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For decades, Seongsu was the furthest thing from cool or convenient. Disused factories lay empty next to car repairers after the 1997 Asian financial crisis drove businesses to bankruptcy. Sandwiched between two rivers, the 5 sq km peninsula has no major roads leading to it and its narrow streets are hard to navigate. Today, however, these wrinkles are making Seongsu one of the world’s most exciting commercial centres, a magnet for entrepreneurs and an enclave for artists.

Take a walk through Seongsu on a sunny Saturday and you’ll see young couples sipping lattes in one of its ubiquitous cafés. There will also be throngs of pedestrians – an anomaly for famously car-loving South Koreans. And you’re likely to discover new shop openings and small construction sites. What you’re unlikely to see is a Starbucks on every corner, as the community board and district office often bar major chains from moving into the area in order to prevent it becoming a bland high street.

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Key takehome: Less desirable areas can be transformed quickly. Keep an open mind.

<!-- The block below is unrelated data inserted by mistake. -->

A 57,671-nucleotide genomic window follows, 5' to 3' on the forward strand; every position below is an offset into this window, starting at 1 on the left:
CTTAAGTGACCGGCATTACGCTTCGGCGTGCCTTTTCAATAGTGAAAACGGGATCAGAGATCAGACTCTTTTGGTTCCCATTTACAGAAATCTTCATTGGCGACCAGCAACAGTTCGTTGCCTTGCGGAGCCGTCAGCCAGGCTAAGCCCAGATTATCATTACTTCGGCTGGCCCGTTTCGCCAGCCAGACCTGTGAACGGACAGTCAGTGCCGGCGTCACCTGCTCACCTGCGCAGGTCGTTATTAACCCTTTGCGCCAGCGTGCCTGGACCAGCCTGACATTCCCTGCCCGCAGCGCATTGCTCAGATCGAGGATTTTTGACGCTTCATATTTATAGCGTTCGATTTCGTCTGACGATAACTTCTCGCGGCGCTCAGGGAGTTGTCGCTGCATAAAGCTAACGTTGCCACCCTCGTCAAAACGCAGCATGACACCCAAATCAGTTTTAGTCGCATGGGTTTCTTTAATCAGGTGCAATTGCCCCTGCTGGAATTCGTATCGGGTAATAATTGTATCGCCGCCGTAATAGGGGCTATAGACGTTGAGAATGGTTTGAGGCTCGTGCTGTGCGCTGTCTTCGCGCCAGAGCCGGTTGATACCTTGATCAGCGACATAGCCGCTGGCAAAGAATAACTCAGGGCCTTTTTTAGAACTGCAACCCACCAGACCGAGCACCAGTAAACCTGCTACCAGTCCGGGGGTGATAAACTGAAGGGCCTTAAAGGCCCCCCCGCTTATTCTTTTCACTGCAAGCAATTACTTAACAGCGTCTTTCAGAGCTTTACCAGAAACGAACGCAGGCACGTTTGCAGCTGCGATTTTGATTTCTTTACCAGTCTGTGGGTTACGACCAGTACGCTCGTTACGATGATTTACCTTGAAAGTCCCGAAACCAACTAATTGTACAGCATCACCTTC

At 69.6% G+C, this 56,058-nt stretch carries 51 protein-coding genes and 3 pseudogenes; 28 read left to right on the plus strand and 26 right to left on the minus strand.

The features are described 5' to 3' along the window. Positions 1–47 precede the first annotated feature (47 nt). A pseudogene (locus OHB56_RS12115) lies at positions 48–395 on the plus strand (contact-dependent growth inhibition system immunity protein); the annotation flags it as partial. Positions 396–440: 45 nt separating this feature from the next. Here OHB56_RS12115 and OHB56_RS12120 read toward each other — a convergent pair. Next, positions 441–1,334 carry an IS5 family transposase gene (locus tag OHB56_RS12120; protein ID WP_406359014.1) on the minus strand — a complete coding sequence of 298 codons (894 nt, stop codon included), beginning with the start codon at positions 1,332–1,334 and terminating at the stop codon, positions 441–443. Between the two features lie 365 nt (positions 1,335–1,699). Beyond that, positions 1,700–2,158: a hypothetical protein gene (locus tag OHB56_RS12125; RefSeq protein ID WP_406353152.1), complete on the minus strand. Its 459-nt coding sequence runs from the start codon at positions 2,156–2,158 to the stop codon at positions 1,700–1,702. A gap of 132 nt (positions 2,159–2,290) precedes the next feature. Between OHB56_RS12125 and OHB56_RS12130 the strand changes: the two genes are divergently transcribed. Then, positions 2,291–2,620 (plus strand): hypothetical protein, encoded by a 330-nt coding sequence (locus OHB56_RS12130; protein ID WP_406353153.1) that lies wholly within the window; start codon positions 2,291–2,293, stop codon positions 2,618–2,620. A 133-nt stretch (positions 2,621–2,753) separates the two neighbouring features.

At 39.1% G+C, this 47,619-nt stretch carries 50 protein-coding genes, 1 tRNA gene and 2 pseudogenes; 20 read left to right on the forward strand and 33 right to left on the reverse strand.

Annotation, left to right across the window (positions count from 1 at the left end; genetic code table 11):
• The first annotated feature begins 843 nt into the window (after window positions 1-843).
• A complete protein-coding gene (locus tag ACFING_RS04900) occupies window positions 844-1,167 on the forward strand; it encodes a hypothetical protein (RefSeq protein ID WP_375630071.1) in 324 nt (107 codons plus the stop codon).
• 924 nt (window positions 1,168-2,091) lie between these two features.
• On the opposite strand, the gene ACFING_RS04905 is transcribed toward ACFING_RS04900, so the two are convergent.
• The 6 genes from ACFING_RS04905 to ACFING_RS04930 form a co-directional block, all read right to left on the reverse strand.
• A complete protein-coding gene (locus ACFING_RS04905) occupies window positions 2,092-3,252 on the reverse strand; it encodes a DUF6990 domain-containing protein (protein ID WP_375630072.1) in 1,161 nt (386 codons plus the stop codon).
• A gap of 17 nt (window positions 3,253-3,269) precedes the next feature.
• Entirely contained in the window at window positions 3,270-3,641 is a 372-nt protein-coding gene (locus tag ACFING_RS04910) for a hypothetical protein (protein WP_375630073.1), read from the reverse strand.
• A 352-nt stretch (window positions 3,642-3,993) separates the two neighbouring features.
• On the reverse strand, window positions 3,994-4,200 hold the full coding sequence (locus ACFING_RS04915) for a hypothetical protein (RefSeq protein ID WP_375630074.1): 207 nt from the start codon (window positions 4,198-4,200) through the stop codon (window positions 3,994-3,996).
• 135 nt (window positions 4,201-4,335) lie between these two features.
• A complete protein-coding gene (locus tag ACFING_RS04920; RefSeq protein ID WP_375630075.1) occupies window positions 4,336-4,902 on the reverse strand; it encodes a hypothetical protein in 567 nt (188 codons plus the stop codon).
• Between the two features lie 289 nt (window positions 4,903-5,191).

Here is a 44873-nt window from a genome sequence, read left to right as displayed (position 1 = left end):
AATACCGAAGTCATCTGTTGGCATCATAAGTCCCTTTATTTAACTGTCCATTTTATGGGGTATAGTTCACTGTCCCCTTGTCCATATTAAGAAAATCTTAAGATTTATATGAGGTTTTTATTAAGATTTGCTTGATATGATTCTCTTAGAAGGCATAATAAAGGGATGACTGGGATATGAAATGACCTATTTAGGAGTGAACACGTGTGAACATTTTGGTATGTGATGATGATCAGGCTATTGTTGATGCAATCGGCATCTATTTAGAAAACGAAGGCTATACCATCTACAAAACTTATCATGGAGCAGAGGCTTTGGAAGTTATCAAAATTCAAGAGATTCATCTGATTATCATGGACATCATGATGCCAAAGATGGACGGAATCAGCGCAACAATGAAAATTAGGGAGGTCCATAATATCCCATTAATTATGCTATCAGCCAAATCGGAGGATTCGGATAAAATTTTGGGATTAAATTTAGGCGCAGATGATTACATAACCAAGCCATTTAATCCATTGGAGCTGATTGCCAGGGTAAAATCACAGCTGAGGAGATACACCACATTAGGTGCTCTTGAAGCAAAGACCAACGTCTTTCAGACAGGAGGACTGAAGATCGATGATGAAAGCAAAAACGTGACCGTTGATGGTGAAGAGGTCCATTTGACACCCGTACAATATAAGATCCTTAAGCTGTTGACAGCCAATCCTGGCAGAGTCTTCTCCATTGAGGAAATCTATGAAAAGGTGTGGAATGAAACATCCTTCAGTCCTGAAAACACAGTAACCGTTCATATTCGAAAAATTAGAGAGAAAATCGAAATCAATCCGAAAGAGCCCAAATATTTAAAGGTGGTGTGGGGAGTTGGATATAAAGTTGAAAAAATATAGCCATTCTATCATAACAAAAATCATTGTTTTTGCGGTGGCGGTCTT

As most parts of Seoul – a city of 10 million – have been transformed into high-rise apartment complexes and big malls, Seongsu’s low-rise neighbourhood, with its meandering alleyways, has become a novelty. Though a handful of multi-million-dollar apartment blocks have been built within its borders, Seongsu is viewed as a collection of converted houses and factories. It plays host to the likes of an artisanal gelateria, a streetwear boutique and a vintage furniture shop. Young people are flocking here seeking unique offline experiences, and retailers who want a piece of the action have popped up throughout the area.

“Seongsu’s low-rise neighbourhood, with its meandering alleyways, has become a novelty”

“I opened my shop in Seongsu because it’s a neighbourhood that gives a nod to the past generations’ heritage,” says Jiyoon Yun, creative director of eyewear maker Yun. The brand opened a flagship store here early last year, with a mission of providing high-quality lenses and timeless designs at affordable prices. “It’s an area where old and new are co-existing in symbiosis.” While she admits that growth has slowed due to the pandemic, the company has found inspiration by breathing life into new collections. Late last year, it launched a bio-acetate frame line, targeting more eco-conscious customers.